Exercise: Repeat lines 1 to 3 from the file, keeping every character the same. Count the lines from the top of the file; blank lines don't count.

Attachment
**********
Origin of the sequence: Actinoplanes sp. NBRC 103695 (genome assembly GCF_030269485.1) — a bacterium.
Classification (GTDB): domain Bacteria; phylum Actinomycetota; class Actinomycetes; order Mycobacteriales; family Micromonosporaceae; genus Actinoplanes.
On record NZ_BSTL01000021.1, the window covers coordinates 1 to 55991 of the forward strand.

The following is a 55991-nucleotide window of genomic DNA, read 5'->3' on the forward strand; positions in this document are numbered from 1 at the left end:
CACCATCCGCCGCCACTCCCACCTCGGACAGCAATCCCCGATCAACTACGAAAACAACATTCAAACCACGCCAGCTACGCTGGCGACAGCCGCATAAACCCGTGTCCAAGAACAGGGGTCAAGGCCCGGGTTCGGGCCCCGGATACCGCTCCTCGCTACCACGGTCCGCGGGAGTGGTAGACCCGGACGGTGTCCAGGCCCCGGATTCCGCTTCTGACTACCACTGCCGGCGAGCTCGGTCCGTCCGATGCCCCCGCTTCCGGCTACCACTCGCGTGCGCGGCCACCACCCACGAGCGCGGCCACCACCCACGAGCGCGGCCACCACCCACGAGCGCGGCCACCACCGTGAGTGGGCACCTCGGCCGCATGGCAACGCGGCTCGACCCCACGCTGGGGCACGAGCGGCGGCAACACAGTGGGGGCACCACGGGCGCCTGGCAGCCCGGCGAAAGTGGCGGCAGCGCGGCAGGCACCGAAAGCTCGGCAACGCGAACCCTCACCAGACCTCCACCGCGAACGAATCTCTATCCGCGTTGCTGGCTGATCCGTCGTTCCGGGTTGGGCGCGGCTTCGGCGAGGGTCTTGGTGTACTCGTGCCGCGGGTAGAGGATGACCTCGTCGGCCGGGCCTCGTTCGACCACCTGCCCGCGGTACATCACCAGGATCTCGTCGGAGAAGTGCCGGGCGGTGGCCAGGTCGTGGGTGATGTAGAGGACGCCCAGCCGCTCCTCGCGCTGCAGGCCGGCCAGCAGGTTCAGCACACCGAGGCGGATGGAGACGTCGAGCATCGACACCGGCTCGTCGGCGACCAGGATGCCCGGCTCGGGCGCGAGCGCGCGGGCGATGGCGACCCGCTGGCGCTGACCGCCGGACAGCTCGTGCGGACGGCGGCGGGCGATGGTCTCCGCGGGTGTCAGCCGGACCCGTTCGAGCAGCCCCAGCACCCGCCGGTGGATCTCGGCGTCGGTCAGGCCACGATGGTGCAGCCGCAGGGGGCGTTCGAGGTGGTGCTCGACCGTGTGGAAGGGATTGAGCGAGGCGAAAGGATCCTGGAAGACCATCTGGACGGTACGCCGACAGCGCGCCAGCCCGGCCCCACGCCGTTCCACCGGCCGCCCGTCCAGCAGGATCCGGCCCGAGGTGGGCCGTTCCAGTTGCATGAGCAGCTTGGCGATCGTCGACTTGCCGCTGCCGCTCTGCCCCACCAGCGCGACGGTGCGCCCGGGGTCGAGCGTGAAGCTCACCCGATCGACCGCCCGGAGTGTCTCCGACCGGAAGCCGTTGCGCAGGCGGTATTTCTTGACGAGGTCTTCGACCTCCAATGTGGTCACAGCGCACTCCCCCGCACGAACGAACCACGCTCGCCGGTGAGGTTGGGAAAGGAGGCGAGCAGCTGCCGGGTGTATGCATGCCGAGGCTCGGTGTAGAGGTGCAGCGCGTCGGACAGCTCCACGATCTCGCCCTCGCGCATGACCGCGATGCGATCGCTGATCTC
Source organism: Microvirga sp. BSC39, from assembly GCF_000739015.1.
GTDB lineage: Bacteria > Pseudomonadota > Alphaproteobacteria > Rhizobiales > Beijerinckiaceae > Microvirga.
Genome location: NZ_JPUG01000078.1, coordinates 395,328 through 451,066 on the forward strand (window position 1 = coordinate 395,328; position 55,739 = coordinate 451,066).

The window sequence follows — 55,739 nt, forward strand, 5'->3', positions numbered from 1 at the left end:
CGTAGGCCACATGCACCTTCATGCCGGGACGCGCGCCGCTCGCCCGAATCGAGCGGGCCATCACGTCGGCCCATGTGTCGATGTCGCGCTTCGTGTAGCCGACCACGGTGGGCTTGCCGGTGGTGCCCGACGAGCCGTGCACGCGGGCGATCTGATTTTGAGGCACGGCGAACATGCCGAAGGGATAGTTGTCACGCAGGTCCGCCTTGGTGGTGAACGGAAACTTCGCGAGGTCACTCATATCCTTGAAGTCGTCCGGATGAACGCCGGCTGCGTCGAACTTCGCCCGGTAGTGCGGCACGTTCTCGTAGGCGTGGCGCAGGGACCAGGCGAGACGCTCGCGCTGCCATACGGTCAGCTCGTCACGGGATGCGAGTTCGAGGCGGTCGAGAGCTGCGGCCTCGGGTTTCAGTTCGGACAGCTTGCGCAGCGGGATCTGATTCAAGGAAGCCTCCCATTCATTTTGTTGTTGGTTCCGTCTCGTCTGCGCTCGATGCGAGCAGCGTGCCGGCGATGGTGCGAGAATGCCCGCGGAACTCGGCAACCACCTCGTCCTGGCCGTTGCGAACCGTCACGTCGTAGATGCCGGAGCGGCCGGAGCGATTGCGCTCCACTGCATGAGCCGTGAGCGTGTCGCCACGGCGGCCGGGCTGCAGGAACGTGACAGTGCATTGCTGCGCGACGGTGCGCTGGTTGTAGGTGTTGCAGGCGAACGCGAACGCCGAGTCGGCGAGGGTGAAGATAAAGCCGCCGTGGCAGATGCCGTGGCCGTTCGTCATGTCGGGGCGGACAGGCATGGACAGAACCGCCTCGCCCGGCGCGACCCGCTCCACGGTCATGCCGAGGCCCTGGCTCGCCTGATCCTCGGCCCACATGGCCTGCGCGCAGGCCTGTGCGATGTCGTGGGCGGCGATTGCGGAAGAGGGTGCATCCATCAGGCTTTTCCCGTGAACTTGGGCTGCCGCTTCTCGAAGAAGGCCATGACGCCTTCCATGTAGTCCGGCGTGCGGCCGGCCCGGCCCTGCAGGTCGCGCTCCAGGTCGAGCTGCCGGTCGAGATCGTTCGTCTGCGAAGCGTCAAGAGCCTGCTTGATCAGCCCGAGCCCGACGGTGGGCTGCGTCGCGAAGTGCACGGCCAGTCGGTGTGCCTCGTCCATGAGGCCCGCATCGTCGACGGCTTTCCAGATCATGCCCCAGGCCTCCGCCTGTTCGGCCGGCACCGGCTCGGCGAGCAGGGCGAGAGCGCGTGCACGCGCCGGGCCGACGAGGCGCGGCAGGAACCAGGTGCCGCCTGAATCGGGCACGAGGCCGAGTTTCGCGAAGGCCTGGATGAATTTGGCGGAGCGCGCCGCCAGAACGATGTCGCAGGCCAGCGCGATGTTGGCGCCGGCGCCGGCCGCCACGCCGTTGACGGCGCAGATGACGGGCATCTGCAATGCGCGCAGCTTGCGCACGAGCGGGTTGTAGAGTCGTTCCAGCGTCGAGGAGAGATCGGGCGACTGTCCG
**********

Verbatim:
Origin of the sequence: Actinoplanes sp. NBRC 103695 (genome assembly GCF_030269485.1) — a bacterium.
Classification (GTDB): domain Bacteria; phylum Actinomycetota; class Actinomycetes; order Mycobacteriales; family Micromonosporaceae; genus Actinoplanes.
On record NZ_BSTL01000021.1, the window covers coordinates 1 to 55991 of the forward strand.